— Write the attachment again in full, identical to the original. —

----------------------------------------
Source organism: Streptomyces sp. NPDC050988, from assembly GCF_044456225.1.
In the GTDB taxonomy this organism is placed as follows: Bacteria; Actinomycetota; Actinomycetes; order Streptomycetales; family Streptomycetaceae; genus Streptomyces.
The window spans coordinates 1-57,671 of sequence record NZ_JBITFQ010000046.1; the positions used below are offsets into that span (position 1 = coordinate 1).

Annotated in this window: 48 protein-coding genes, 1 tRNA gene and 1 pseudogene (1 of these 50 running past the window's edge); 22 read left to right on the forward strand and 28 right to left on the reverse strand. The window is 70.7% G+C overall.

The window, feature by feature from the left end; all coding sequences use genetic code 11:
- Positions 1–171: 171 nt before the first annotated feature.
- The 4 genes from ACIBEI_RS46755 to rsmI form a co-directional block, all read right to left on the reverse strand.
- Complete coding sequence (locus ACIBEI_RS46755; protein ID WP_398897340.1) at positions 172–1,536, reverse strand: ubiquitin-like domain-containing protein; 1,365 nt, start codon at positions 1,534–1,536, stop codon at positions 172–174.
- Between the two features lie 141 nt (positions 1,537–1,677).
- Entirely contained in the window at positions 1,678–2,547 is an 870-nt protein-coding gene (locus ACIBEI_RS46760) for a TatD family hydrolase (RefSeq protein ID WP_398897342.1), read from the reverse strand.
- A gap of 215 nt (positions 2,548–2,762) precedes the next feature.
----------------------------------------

Source organism: Streptomyces sp. NPDC050988, from assembly GCF_044456225.1.
In the GTDB taxonomy this organism is placed as follows: Bacteria; Actinomycetota; Actinomycetes; order Streptomycetales; family Streptomycetaceae; genus Streptomyces.
The window spans coordinates 1-57,671 of sequence record NZ_JBITFQ010000046.1; the positions used below are offsets into that span (position 1 = coordinate 1).

Annotated in this window: 48 protein-coding genes, 1 tRNA gene and 1 pseudogene (1 of these 50 running past the window's edge); 22 read left to right on the forward strand and 28 right to left on the reverse strand. The window is 70.7% G+C overall.

The window, feature by feature from the left end; all coding sequences use genetic code 11:
- Positions 1–171: 171 nt before the first annotated feature.
- The 4 genes from ACIBEI_RS46755 to rsmI form a co-directional block, all read right to left on the reverse strand.
- Complete coding sequence (locus ACIBEI_RS46755; protein ID WP_398897340.1) at positions 172–1,536, reverse strand: ubiquitin-like domain-containing protein; 1,365 nt, start codon at positions 1,534–1,536, stop codon at positions 172–174.
- Between the two features lie 141 nt (positions 1,537–1,677).
- Entirely contained in the window at positions 1,678–2,547 is an 870-nt protein-coding gene (locus ACIBEI_RS46760) for a TatD family hydrolase (RefSeq protein ID WP_398897342.1), read from the reverse strand.
- A gap of 215 nt (positions 2,548–2,762) precedes the next feature.